It leaves me with no choice but to declare that oakmoss, as an allergen and a cheap crutch for cheap formulas, needs to be viewed with the rose-colored glasses off for a change. While moss certainly lends depth and longevity to a great many classics, its removal isn't a deal-breaker in reformulations. The deal-breaker is whether or not whatever remains can stand up to scrutiny after the moss is removed. If you think of a great, oakmoss-laden perfume as a beautiful woman in a pretty dress, and she takes that dress off, is she any less beautiful? If it was being used to hide something misshapen and flabby-looking, then yeah, you want that dress back on. But if it was simply accessorizing a gorgeous body, then its removal is not, deep down in your heart, something you're really missing.

We need to love conceptual designs, and not just on a material level. The materials are always changing, but if the concept stays true, then you will not be cheated. If your bias about certain materials gets in the way of recognizing the success of a design, then you are cheating yourself. And nothing about this blog post will make any sense to you if you hold the deeply-seated belief that perfume is a form of art, and therefore majestic and transcendental in some abstract way. 

Fine fragrance is, first and foremost, something that should simply smell good, and is therefore always a part of the functional world, which arguably puts it above art, depending on your orthodoxy (which you need only divulge to yourself).


Caesars Woman (Caesars World)

Ever see that film Casino, Scorcese's full-throttle rehash of Frank Rosenthal's and Anthony Spilotro's tumultuous lives as Vegas mobsters? It's set in the seventies and eighties, which seems like a million years ago. Back then you could smoke indoors, and no one gave a crap what you smoked, as long as it was a legal substance.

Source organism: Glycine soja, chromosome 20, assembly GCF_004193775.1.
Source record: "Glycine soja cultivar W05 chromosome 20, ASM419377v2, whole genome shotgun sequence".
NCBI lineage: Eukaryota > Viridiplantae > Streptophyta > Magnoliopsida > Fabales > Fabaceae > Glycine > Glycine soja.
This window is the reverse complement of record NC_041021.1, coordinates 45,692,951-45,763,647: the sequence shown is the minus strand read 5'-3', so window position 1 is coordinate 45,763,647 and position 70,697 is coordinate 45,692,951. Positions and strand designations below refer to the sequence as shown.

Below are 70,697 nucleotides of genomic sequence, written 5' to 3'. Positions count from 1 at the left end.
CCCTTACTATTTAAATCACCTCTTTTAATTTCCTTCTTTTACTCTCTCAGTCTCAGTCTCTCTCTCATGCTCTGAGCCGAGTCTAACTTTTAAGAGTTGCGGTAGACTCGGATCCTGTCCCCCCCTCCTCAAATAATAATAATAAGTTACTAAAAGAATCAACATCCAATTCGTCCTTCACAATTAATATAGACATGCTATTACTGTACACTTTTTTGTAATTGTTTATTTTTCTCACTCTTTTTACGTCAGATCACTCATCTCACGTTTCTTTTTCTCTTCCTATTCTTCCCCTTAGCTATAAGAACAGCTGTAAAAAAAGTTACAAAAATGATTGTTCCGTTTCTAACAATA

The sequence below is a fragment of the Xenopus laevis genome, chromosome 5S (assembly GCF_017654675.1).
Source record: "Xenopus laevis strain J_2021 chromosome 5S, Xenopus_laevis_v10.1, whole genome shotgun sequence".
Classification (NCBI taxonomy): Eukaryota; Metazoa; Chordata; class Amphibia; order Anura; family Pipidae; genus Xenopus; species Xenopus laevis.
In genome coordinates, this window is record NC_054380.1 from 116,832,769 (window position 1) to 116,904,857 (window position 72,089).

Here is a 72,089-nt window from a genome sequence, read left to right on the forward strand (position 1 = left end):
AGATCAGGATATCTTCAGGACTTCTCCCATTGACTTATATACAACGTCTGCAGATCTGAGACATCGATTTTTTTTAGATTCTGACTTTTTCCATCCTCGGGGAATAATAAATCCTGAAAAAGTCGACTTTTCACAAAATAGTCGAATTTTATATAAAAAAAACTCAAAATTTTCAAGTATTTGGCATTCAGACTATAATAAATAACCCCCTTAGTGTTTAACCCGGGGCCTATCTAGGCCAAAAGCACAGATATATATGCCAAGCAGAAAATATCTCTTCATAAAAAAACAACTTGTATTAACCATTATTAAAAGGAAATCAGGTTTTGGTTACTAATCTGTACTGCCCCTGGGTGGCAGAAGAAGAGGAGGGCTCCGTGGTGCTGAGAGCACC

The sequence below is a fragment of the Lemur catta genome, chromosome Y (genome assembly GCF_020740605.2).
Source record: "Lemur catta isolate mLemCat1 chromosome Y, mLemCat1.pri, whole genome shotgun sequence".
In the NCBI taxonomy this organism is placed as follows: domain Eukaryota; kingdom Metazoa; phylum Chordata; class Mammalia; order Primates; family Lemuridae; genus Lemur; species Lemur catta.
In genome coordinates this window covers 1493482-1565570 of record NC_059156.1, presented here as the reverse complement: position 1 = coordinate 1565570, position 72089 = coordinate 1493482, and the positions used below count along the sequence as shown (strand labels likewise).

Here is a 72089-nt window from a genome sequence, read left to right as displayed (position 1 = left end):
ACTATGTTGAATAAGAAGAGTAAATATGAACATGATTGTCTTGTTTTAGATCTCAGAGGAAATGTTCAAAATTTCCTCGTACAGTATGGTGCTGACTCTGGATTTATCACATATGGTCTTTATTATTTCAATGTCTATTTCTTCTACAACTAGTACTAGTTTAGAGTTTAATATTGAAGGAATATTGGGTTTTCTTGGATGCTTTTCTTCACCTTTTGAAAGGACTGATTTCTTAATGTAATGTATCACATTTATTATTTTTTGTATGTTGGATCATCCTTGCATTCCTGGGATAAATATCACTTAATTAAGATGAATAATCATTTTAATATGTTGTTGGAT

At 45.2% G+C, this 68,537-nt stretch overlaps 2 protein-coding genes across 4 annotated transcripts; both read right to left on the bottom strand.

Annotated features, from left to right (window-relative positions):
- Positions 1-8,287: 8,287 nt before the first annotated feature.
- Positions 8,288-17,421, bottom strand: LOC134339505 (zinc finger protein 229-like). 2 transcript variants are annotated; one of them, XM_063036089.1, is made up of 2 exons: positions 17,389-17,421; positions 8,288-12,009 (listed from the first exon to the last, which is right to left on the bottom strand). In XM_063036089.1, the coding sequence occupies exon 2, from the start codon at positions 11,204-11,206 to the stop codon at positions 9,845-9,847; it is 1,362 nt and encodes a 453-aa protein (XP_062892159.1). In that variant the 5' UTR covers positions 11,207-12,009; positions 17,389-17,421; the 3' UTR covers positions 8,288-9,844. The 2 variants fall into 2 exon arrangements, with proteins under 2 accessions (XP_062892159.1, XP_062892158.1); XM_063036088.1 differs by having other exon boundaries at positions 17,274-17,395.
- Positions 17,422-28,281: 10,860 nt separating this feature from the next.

That meant large casino halls were seen through a haze, and the air was rarely pure enough to accurately discern such things as food, floral, and personal odors. Perfume had to be extra strong to cut through the clouds, and whoever licensed Caesars World's fragrances knew this little factoid back to front. Caesars Man and Woman were released together in 1988 (a game-changing year for contemporary perfumery), but their scent profiles are firmly rooted in the past, with little in the way of foresight. Their reputation precedes them: these perfumes are strong.

I haven't tried Caesars Man, although I've had countless opportunities to sample and purchase it. Every time I approach it I remember the reviews that compare it to Drakkar Noir, and lose interest. While by no means a bad fragrance, Drakkar is something I prefer to smell by Guy Laroche and his licensees only. I've encountered several bottom-shelf budget fragrances that have emulated Drakkar with varying degrees of success, but even the better ones yield little satisfaction - Drakkar's original formula was cheap to begin with, so cheapening it further and attempting to put some small "spin" on the pyramid to exonerate it from total plagiarism is pointless.

Caesars Woman is a different story. Formulated for the high-rolling (and apparently undiscerning) female gambler and party animal, CW is a punch in the olfactory gut, a bombardment of cheap white-floral aroma chemicals, smudged together to resemble suntan lotion, or perhaps hand soap. It smells fairly original, although my references for feminine fragrances in this style are limited. The bottom line is that it smells cheap, in a bad way. For an easier and more-convincing composition of balmy, soapy florals, you're better off wearing the even cheaper Vanilla Fields by Coty instead.


L.12.12 Red (Lacoste)

I happen to love Red Rooibos tea, iced. This lovely beverage is an herbal tea made from rooibos harvested along South Africa's Fynbos, a belt of shrubland stretching across the country's Western Cape. Rooibos is only found in South Africa, making it rather valuable among tisane connoisseurs, if such folk actually exist. I'm a fan of tisane teas, and alternate between rooibos, peppermint, chamomile, and lemon-ginger. I also love black teas from Ireland and England, and I prefer them all iced. 

The flavor of rooibos tea stands apart from the rest, a smooth, dry, oddly tannin-like essence (despite its extremely low tannin levels), which always reminds me of unsmoked cigarette tobacco. In fact, if one could bag treated tobacco for steeping, I imagine its flavor would be pretty close to that of rooibos tea.